in the revolving fund account must reimburse the revolving fund for the
                     expenditures it has paid out on behalf of the program. The Authority admitted
                     that there was no process in place to reconcile its interprogram accounts, which
                     contain both funding for state and federal programs.




3
    As of June 30, 2008, the Authority had been unable to determine the interprogram fund balances for fiscal year 2008, and
Authority management had stated the need for additional time to reconcile these accounts between state and federal programs.


                                                                 6
Conclusion


             The Authority did not conduct monthly reconciliations of the interprogram fund
             accounts to ensure that program revenue and expenses were charged to the
             applicable programs. When routinely performed, the reconciliations will help to
             ensure that the Authority properly accounts for all of its federal funds and assure
             HUD that the Authority has appropriately allocated all of its costs to its federal
             programs. The Authority must establish adequate procedures and controls
             regarding interprogram fund transfer transactions that occur between its federal
             and state accounts to properly account for all of its federal funds.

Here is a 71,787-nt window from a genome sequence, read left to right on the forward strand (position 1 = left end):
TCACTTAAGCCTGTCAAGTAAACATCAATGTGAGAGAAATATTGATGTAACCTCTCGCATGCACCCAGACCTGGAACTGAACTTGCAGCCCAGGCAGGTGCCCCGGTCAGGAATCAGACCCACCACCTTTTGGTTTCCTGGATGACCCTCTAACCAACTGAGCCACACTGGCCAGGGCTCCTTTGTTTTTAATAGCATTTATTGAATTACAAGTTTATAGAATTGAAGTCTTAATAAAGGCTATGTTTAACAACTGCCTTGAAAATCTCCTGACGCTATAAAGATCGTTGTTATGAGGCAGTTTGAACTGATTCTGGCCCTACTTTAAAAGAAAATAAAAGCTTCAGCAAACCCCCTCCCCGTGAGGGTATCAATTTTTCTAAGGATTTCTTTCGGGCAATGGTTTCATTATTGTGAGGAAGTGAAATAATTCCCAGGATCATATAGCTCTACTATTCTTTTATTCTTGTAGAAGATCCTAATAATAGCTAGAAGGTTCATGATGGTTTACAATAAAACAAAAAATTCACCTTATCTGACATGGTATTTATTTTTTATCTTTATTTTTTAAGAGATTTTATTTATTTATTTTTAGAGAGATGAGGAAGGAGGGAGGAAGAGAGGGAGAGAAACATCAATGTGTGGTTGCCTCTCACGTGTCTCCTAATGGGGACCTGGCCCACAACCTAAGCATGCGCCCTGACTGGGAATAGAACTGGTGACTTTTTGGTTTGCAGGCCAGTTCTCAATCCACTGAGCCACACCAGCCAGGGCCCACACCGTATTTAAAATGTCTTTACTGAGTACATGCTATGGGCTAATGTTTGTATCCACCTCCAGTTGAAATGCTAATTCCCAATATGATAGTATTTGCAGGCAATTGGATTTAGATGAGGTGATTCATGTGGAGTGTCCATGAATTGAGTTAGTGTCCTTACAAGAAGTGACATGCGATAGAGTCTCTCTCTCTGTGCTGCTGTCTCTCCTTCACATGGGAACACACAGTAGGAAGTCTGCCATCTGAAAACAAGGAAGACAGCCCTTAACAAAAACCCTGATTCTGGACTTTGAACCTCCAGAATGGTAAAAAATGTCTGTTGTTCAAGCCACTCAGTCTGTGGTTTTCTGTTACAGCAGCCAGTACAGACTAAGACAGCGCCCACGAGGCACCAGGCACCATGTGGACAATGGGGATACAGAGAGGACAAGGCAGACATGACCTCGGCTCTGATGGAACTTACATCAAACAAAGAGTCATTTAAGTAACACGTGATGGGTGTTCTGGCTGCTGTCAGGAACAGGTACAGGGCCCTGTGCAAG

Recommendations



     We recommend that the Director of the Office of Public Housing require the Authority to

     1A. Provide support for $4,599,160 in interprogram transactions that were out of
         balance between its federal and state programs.

     1B. Implement procedures and internal controls for recording and reconciling
         interprogram transactions monthly, correct any imbalances and make proper
         payments to accounts.


     We recommend that the Director of the Office of Public Housing

     1C. Conduct follow-up reviews of the Authority periodically to ensure that monthly
         reconciliations are performed as needed.




                                               7
                                     RESULTS OF AUDIT

Finding 2: The Authority Failed to Comply with HUD Procurement
Regulations and Its Own Procurement Policy
The audit identified several instances in which the Authority’s procurement practices did not